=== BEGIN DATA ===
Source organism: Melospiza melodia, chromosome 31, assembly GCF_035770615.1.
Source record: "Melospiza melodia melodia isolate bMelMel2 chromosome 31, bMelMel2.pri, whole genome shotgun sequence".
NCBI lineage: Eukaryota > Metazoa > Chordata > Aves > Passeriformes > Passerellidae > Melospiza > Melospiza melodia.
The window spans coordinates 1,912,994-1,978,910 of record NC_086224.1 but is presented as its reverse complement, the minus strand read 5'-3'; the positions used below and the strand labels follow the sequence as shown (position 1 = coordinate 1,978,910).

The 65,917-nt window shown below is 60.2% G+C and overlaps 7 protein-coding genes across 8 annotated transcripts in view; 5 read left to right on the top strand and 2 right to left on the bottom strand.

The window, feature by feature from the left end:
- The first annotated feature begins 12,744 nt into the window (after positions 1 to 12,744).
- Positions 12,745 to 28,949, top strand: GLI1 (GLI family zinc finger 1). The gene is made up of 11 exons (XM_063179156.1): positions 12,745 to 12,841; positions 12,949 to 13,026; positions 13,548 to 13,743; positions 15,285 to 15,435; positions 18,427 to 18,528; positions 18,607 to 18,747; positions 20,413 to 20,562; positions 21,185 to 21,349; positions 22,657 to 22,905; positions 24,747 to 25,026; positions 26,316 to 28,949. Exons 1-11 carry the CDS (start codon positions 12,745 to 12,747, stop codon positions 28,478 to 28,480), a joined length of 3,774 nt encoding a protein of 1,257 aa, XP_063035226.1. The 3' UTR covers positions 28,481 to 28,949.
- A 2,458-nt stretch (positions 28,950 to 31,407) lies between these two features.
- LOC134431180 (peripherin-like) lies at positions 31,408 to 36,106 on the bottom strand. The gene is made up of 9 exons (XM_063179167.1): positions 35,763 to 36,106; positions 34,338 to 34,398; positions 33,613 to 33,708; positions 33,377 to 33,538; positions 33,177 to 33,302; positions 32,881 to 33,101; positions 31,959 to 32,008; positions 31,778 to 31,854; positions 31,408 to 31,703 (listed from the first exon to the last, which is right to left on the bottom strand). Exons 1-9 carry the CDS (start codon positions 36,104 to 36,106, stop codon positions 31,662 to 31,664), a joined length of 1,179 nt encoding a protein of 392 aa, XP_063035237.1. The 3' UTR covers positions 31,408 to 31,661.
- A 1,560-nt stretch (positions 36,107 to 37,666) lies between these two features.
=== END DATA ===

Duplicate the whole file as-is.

Source organism: Melospiza melodia, chromosome 31, assembly GCF_035770615.1.
Source record: "Melospiza melodia melodia isolate bMelMel2 chromosome 31, bMelMel2.pri, whole genome shotgun sequence".
NCBI lineage: Eukaryota > Metazoa > Chordata > Aves > Passeriformes > Passerellidae > Melospiza > Melospiza melodia.
The window spans coordinates 1,912,994-1,978,910 of record NC_086224.1 but is presented as its reverse complement, the minus strand read 5'-3'; the positions used below and the strand labels follow the sequence as shown (position 1 = coordinate 1,978,910).

The 65,917-nt window shown below is 60.2% G+C and overlaps 7 protein-coding genes across 8 annotated transcripts in view; 5 read left to right on the top strand and 2 right to left on the bottom strand.

The window, feature by feature from the left end:
- The first annotated feature begins 12,744 nt into the window (after positions 1 to 12,744).
- Positions 12,745 to 28,949, top strand: GLI1 (GLI family zinc finger 1). The gene is made up of 11 exons (XM_063179156.1): positions 12,745 to 12,841; positions 12,949 to 13,026; positions 13,548 to 13,743; positions 15,285 to 15,435; positions 18,427 to 18,528; positions 18,607 to 18,747; positions 20,413 to 20,562; positions 21,185 to 21,349; positions 22,657 to 22,905; positions 24,747 to 25,026; positions 26,316 to 28,949. Exons 1-11 carry the CDS (start codon positions 12,745 to 12,747, stop codon positions 28,478 to 28,480), a joined length of 3,774 nt encoding a protein of 1,257 aa, XP_063035226.1. The 3' UTR covers positions 28,481 to 28,949.
- A 2,458-nt stretch (positions 28,950 to 31,407) lies between these two features.
- LOC134431180 (peripherin-like) lies at positions 31,408 to 36,106 on the bottom strand. The gene is made up of 9 exons (XM_063179167.1): positions 35,763 to 36,106; positions 34,338 to 34,398; positions 33,613 to 33,708; positions 33,377 to 33,538; positions 33,177 to 33,302; positions 32,881 to 33,101; positions 31,959 to 32,008; positions 31,778 to 31,854; positions 31,408 to 31,703 (listed from the first exon to the last, which is right to left on the bottom strand). Exons 1-9 carry the CDS (start codon positions 36,104 to 36,106, stop codon positions 31,662 to 31,664), a joined length of 1,179 nt encoding a protein of 392 aa, XP_063035237.1. The 3' UTR covers positions 31,408 to 31,661.
- A 1,560-nt stretch (positions 36,107 to 37,666) lies between these two features.